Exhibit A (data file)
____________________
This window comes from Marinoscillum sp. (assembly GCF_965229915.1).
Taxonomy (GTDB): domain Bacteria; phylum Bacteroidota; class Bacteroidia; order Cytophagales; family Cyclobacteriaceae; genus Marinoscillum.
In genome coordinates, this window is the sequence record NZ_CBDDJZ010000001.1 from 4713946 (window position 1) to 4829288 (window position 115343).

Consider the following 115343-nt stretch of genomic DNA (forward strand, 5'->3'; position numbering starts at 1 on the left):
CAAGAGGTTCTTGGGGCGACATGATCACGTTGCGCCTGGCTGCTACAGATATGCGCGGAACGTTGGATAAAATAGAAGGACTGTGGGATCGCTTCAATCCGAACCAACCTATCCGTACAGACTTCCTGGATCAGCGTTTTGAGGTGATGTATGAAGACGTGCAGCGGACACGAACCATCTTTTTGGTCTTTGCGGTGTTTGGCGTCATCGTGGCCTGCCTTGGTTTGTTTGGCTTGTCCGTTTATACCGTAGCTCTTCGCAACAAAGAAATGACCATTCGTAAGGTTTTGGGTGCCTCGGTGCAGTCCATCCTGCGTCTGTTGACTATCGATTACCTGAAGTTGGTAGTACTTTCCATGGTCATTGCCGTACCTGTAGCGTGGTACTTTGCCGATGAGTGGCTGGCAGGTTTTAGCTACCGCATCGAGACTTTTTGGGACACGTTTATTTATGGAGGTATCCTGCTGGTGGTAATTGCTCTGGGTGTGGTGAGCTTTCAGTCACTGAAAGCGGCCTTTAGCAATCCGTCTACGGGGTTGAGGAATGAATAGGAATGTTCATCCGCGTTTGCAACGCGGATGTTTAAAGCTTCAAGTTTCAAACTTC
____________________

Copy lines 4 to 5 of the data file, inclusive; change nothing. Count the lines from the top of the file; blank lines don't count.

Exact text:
Consider the following 115343-nt stretch of genomic DNA (forward strand, 5'->3'; position numbering starts at 1 on the left):
CAAGAGGTTCTTGGGGCGACATGATCACGTTGCGCCTGGCTGCTACAGATATGCGCGGAACGTTGGATAAAATAGAAGGACTGTGGGATCGCTTCAATCCGAACCAACCTATCCGTACAGACTTCCTGGATCAGCGTTTTGAGGTGATGTATGAAGACGTGCAGCGGACACGAACCATCTTTTTGGTCTTTGCGGTGTTTGGCGTCATCGTGGCCTGCCTTGGTTTGTTTGGCTTGTCCGTTTATACCGTAGCTCTTCGCAACAAAGAAATGACCATTCGTAAGGTTTTGGGTGCCTCGGTGCAGTCCATCCTGCGTCTGTTGACTATCGATTACCTGAAGTTGGTAGTACTTTCCATGGTCATTGCCGTACCTGTAGCGTGGTACTTTGCCGATGAGTGGCTGGCAGGTTTTAGCTACCGCATCGAGACTTTTTGGGACACGTTTATTTATGGAGGTATCCTGCTGGTGGTAATTGCTCTGGGTGTGGTGAGCTTTCAGTCACTGAAAGCGGCCTTTAGCAATCCGTCTACGGGGTTGAGGAATGAATAGGAATGTTCATCCGCGTTTGCAACGCGGATGTTTAAAGCTTCAAGTTTCAAACTTC